Turkey must meet all criteria of a migrant deal before travel rules for its citizens are relaxed, a top EU official says. Ankara has threatened to ditch the deal if visa-free travel for Turks is not introduced by June.
The European Union would not back down on the criteria it has set in a migrant deal with Turkey and insisted they be fulfilled before visa-free travel to the bloc for Turkish citizens was introduced, European Commission President Jean-Claude Juncker said on Tuesday.
"Visa liberalization is a matter of criteria. The criteria will not be watered down in the case of Turkey," he told the Parliamentary Assembly of the Council of Europe, Europe's leading human rights organization.
His remarks came a day after Turkish Prime Minister Ahmet Davutoglu warned that Turkey would not need to keep its side of the deal if the EU failed to relax travel rules for Turkish citizens traveling to the bloc by June.
The EU has said that Turkey has so far fully met just 19 of 72 criteria for the visa waiver contained in the deal, which sees Turkey obliged to prevent migrants and refugees from leaving its shores by boat or other illegal routes for Europe and to take back all those who do manage to reach the 28-nation bloc in that way.
In return, the EU has pledged, in addition to liberalizing visa rules for Turkish citizens, to provide more funding for refugees staying in Turkey and to revive long-stalled EU accession talks with Ankara.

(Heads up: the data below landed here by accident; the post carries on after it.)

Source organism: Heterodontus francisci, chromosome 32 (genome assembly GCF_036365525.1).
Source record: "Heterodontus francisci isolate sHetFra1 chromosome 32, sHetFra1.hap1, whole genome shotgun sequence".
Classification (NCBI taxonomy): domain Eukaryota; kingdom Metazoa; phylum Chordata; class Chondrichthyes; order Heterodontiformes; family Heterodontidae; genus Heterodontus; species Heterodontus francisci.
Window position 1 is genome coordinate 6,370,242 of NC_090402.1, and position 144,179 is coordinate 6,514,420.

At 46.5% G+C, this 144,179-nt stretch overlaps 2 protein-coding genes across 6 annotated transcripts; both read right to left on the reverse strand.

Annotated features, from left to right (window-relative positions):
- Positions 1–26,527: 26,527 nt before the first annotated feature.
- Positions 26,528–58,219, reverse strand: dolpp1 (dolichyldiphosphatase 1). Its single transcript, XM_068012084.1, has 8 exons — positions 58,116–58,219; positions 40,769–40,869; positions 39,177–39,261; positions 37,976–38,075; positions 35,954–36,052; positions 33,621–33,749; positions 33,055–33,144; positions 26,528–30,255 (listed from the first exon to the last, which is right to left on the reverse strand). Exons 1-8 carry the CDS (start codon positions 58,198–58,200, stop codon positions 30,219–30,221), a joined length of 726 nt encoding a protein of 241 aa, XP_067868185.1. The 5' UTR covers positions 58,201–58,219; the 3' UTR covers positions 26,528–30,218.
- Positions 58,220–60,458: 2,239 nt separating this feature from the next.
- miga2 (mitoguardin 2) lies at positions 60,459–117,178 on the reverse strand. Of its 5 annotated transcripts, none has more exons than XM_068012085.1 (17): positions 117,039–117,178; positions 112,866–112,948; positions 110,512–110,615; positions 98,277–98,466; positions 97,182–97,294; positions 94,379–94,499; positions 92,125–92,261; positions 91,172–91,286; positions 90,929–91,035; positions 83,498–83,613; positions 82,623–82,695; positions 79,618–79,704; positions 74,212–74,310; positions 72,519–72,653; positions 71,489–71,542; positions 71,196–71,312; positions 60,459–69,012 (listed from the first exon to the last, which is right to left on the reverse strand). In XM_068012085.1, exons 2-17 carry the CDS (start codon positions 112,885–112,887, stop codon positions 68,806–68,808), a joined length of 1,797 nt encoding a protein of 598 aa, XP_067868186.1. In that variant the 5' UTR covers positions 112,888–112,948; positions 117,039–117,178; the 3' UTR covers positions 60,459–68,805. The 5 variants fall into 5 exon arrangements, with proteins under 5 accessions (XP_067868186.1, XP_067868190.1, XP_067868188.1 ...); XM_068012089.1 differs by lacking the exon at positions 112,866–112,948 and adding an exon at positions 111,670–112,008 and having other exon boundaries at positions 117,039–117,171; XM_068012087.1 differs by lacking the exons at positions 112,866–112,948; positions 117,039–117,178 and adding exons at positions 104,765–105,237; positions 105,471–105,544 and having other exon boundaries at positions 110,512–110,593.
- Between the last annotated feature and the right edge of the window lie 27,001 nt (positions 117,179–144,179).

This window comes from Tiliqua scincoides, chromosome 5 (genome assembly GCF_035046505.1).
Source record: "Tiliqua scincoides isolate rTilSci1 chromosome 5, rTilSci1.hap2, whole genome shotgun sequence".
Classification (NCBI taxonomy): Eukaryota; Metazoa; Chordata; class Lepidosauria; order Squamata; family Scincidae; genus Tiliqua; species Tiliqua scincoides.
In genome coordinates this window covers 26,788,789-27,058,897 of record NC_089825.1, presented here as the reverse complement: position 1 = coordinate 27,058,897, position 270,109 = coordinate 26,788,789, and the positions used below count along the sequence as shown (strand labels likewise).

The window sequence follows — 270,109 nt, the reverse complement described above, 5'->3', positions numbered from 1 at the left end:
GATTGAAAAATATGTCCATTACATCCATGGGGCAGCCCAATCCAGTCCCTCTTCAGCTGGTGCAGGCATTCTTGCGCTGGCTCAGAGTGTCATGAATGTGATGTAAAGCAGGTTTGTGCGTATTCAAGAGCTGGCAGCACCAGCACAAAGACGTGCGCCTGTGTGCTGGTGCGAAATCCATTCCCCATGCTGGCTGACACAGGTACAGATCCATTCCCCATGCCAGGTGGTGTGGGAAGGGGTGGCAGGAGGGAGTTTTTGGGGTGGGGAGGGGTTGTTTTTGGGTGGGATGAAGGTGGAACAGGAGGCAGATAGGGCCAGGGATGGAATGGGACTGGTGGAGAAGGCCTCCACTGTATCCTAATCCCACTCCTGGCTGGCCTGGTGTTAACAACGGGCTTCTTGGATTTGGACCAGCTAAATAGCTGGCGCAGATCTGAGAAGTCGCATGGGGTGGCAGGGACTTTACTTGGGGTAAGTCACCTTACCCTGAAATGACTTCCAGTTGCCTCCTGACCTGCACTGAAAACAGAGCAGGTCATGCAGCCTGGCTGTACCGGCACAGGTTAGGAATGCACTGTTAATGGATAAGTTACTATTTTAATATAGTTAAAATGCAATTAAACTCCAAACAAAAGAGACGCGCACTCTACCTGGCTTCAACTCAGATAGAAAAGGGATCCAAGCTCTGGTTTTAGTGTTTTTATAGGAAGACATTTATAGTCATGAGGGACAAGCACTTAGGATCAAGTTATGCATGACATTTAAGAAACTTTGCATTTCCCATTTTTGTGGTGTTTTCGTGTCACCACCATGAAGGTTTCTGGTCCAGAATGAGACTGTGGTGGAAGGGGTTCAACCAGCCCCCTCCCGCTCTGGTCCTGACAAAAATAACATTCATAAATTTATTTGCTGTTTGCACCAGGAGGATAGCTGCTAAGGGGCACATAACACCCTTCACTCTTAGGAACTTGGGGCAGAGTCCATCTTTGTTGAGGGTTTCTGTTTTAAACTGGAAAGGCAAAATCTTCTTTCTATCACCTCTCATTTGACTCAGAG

Davutoglu said only 17 of the criteria for the visa waiver had yet to be met by Ankara, and that he expected the requirements to be completed by May.
However, one criterion in particular might prove a stumbling block: The EU wants assurances from Ankara that nationalities other than Syrian will also be granted effective access to asylum procedures once they have been returned to Turkey. At present, Turkey is offering protection only to refugees from neighboring Syria, meaning that the EU would be in breach of international law if it returned non-Syrian asylum-seekers to the country.
Turkey has voiced concern at the requirement, saying that it could encourage even more refugees and migrants to come into the country, which is already hosting some 2.5 million refugees from Syria's civil war - more than any other single country.
Some states in the EU also object to Turkish citizens being granted visa-free travel to the block, saying that they fear it could trigger more Muslim migration to Europe, which is already facing the largest migrant influx in decades.
The deal with Turkey has been criticized by several rights groups, who among other things slam the country's human rights record. However, it has led to a sharp fallin the number of daily arrivals from Turkish soil, after more than 1.1 million refugees and migrants reached the EU in 2015.
tj/msh (Reuters, dpa)